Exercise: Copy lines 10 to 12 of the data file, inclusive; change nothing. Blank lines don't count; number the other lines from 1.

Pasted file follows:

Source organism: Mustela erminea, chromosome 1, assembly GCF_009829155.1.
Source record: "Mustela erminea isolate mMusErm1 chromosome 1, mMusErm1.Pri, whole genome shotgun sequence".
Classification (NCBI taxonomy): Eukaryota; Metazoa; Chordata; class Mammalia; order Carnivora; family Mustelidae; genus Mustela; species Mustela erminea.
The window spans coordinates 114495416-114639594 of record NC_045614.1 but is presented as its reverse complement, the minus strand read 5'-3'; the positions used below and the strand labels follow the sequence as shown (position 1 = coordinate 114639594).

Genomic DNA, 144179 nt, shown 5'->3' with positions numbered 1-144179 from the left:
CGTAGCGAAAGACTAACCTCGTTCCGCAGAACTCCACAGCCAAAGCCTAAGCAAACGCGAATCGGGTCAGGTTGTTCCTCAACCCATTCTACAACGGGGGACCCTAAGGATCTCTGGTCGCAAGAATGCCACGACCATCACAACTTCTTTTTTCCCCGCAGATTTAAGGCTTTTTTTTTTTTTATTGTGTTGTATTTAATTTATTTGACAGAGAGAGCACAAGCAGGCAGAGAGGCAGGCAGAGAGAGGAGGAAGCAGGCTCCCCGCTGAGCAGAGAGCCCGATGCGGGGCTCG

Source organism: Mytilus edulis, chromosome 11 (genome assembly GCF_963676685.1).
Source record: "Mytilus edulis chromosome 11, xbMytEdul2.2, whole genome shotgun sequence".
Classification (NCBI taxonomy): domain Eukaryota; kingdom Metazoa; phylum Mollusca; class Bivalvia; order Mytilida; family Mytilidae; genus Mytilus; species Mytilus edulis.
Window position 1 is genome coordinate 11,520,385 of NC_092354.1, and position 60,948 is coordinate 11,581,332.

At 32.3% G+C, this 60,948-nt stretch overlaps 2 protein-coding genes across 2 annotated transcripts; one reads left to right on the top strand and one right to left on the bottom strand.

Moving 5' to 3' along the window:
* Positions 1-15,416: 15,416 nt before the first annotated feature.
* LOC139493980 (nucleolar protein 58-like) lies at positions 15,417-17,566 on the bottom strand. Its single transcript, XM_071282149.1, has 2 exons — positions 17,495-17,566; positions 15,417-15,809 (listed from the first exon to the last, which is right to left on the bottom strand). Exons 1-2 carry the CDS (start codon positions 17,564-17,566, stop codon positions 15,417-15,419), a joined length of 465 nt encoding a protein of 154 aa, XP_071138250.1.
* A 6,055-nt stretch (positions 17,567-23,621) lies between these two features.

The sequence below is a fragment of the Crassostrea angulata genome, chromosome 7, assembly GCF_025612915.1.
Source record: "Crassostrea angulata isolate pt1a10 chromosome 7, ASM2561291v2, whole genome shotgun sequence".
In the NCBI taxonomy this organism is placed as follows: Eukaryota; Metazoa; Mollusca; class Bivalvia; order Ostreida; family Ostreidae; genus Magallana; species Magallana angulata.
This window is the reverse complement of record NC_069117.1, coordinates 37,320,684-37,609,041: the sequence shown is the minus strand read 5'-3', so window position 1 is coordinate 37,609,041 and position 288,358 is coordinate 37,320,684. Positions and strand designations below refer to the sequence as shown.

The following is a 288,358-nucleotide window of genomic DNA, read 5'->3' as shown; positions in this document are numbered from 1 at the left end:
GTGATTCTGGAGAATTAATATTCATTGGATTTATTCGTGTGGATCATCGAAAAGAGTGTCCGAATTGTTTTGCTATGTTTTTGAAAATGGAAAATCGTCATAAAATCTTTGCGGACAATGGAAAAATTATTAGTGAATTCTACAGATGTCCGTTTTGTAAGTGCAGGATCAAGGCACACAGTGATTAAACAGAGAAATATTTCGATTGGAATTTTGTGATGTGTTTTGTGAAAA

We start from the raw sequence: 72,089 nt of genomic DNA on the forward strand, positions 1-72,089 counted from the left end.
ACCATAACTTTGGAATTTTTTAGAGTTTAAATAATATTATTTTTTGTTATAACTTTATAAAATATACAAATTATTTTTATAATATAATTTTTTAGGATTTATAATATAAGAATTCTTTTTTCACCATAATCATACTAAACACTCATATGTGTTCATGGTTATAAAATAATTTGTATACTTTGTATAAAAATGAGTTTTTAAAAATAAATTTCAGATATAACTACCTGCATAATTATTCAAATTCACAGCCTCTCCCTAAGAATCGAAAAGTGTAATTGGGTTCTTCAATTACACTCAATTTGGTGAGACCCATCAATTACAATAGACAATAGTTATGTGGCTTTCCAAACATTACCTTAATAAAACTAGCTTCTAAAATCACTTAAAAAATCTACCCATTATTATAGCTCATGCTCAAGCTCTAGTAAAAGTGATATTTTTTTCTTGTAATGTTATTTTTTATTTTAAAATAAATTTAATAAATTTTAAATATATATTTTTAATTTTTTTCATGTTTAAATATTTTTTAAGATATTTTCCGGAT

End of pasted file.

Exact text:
Window position 1 is genome coordinate 11,520,385 of NC_092354.1, and position 60,948 is coordinate 11,581,332.

At 32.3% G+C, this 60,948-nt stretch overlaps 2 protein-coding genes across 2 annotated transcripts; one reads left to right on the top strand and one right to left on the bottom strand.

Moving 5' to 3' along the window: